Sunday, 2 December 2012

Tis the season to be jolly. Maybe...

Now that we have a big toe in December, I am ready to acknowledge Christmas is looming.  Up until now I’ve steadfastly refused to admire the fairy lights sparkling away in neighbours’ gardens or open Christmas cards that have come through our letterbox.  I don’t know whether folk are just trying to prove they’re super organised, or whether they just love Christmas so much they want to make it last twice as long.  But for me, nothing happens until 1st December.

Every year I look forward to Christmas.  And every year it fails to live up to my expectations.  This is usually because family members who rub each other up the wrong way are thrust together and have to suffer each other’s company for more hours than at any other time of the year.  I won’t name names, but last year a certain person moaned about everyone and everything.  Everybody waded through a very tense lunch, listened to the Queen’s Speech with an atmosphere you could cut with a knife, and finally sat around the tree exchanging gifts.  I say exchanging but in all honesty it was a case of policing movements so that presents weren’t used like hand grenades.  By four o’clock the culprit had overstepped the mark and another person (who shall also remain anonymous) finally lost the plot.  For five minutes our living room resounded with the noise of two people having the biggest wobbly in history.

At that point I busied myself collecting torn wrapping paper and told myself we were surely not alone.  That there must be other families all over the land riding tensions, dealing with outbursts, biting their tongues or drowning their sorrows with the Christmas pudding brandy.

Will this year be any different?   Well I hope so.  Because I have flatly refused to entertain anybody on Christmas Day other than immediate family.  In fact, such is my rebellion that I’m seriously thinking about foregoing the traditional turkey and pud and letting my son do the cooking.  He talks very animatedly about vegetarian stew and a chocolate salt tart.  I’m happy for the former but will pass on the latter.  The dog keeps looking at me and mouthing vegetarian stew?

But all that has yet to come.  First things first.  The Christmas tree.  My daughter has renounced my tried and tested method of dismantling the Christmas tree these past years.  This involves flinging a vast black sack over the tree – still dressed in baubles and fairy lights – and carting it off to the garage where it awaits the passing of eleven months before coming back into the house.  Da-dah!  Instant dressed Christmas tree.  ‘It’s no fun,’ Eleanor moaned, ‘part of the enjoyment of Christmas is unpacking each bauble and deciding which branch it should hang on.’  Personally I call that fannying about.  I can’t bear it.  I like instant results.  Patience is not my virtue.  I’m the same when out Christmas shopping.  All these shoppers s-t-r-o-l-l-i-n-g along just drive me nuts.  What’s wrong with power walking?  Anyway, I digress.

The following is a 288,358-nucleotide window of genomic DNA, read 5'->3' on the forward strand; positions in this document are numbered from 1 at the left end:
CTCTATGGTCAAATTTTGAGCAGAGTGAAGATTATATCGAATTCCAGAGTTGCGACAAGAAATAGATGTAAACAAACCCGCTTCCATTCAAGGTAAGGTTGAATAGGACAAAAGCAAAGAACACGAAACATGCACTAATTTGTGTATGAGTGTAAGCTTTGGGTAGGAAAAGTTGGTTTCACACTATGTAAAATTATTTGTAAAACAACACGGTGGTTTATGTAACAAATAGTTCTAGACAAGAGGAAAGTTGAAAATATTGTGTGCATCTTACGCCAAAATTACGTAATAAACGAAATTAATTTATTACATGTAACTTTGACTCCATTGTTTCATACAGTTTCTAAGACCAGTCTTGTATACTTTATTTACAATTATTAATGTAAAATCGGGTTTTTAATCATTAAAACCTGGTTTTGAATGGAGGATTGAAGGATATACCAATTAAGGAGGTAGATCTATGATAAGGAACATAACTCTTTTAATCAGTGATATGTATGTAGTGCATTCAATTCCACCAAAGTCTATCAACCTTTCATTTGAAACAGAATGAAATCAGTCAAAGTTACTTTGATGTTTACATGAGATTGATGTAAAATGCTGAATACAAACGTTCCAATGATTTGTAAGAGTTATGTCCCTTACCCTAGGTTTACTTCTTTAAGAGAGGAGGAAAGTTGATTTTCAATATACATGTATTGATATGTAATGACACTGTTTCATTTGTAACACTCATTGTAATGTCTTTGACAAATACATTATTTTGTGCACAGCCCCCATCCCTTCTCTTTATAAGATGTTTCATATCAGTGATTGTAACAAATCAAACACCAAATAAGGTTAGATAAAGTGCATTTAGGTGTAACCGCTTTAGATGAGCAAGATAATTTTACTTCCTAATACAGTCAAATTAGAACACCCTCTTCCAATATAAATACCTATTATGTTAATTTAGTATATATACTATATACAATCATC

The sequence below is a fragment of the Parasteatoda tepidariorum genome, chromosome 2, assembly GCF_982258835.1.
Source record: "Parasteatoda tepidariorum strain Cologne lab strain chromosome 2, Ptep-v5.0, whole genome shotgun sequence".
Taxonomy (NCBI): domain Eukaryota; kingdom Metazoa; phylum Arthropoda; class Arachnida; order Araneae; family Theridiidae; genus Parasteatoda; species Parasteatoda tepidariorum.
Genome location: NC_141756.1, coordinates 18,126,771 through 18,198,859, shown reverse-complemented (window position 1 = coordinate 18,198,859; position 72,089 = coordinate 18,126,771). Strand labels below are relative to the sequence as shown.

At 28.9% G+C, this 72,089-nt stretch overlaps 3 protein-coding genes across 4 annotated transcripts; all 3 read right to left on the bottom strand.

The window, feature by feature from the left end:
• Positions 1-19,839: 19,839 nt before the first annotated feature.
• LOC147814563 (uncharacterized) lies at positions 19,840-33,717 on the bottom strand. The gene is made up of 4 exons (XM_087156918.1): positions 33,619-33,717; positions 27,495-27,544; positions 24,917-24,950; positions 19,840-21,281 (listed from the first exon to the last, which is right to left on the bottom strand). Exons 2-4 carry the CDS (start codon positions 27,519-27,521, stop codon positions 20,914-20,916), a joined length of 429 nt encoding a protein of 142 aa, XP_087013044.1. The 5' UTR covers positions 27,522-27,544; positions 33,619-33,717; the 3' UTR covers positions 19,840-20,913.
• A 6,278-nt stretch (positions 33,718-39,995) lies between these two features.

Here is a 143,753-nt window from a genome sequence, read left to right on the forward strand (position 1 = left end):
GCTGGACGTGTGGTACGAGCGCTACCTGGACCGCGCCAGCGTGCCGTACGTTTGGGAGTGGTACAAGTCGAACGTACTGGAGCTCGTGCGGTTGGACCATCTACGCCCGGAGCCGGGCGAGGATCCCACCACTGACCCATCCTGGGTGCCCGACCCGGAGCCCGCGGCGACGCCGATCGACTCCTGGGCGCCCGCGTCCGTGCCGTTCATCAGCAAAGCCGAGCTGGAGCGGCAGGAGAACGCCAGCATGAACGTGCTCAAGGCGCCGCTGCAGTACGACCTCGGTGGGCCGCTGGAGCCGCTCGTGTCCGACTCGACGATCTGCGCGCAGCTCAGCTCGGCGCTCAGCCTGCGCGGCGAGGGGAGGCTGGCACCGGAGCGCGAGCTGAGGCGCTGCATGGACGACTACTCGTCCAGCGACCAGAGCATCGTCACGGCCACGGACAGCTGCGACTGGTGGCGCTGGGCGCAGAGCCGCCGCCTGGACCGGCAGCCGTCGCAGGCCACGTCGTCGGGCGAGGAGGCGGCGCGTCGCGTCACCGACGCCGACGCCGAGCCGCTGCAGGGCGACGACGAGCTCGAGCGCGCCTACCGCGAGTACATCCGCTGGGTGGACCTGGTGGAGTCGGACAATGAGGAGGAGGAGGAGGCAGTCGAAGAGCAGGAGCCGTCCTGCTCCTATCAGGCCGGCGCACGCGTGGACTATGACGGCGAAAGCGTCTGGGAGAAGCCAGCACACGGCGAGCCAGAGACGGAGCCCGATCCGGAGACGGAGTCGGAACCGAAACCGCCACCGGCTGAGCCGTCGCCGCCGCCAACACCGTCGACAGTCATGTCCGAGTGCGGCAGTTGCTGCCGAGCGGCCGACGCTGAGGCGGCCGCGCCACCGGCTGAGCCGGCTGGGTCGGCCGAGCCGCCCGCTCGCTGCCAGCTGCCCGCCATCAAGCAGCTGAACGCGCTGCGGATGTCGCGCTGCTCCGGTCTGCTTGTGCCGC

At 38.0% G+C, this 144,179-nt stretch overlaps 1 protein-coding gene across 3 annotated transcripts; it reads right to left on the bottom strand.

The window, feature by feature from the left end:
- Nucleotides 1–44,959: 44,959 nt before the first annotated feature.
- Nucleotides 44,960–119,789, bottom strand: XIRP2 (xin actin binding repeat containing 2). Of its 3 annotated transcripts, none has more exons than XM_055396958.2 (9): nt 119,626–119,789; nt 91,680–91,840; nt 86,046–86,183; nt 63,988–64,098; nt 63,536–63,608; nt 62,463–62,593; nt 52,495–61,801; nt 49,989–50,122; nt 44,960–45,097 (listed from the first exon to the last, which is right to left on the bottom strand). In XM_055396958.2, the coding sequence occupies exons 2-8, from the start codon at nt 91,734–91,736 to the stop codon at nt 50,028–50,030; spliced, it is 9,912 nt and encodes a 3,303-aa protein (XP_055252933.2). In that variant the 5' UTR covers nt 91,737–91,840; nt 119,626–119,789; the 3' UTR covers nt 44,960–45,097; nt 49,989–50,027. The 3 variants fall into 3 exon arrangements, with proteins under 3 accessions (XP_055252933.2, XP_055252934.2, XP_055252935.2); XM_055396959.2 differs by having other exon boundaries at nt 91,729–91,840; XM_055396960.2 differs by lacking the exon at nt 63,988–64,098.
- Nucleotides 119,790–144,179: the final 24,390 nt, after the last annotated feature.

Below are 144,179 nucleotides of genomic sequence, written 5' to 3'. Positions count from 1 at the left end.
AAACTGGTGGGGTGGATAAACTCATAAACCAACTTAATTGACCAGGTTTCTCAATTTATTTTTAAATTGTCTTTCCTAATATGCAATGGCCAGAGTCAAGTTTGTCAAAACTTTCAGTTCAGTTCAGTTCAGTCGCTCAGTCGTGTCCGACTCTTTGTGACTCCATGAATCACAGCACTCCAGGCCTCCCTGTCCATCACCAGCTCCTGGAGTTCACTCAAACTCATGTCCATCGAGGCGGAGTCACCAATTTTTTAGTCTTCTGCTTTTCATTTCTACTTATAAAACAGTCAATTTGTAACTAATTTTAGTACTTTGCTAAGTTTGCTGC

So to appease my daughter I agreed a new, bigger, better Christmas tree would be purchased.  Did she want to come with me to buy it?  Good heavens no.  Eleanor was far too busy watching I’m a Dimwit Get Me Out of Here.  So she could hardly blame me for shopping for a tree that...well...came with few short cuts.  ‘Where are the fairy lights?’ Eleanor asked rummaging through the shopping bags.  ‘It doesn’t need any,’ I said, ‘they’re built in.’  My daughter regarded me in horror.  She should be grateful I didn’t buy the upgrade – not just fairy lights but also spray-on snow and plastic pine cones.

 ‘What about tinsel?’ Eleanor asked. I shook my head and said, ‘Gold beads.’  She frowned and carried on picking up the new decorations.  Gold baubles.  Gold ribbon.  Gold angels.  Gold snowflakes.  Gold fairy to go on top of the tree.  Finally Eleanor passed judgement.  ‘Everything is gold.’  My goodness, you have to hand it to my daughter.  She knows her colours.  ‘Is that a problem,’ I asked.  ‘It’s boring,’ she replied.

So there we have it.  The first bit of Christmas tension.  Watch this space.  Come Christmas Day, instead of flying presents, there might be a flying Christmas tree complete with airborne angels.  Which reminds me.  What did one angel say to the other?  Halo there...

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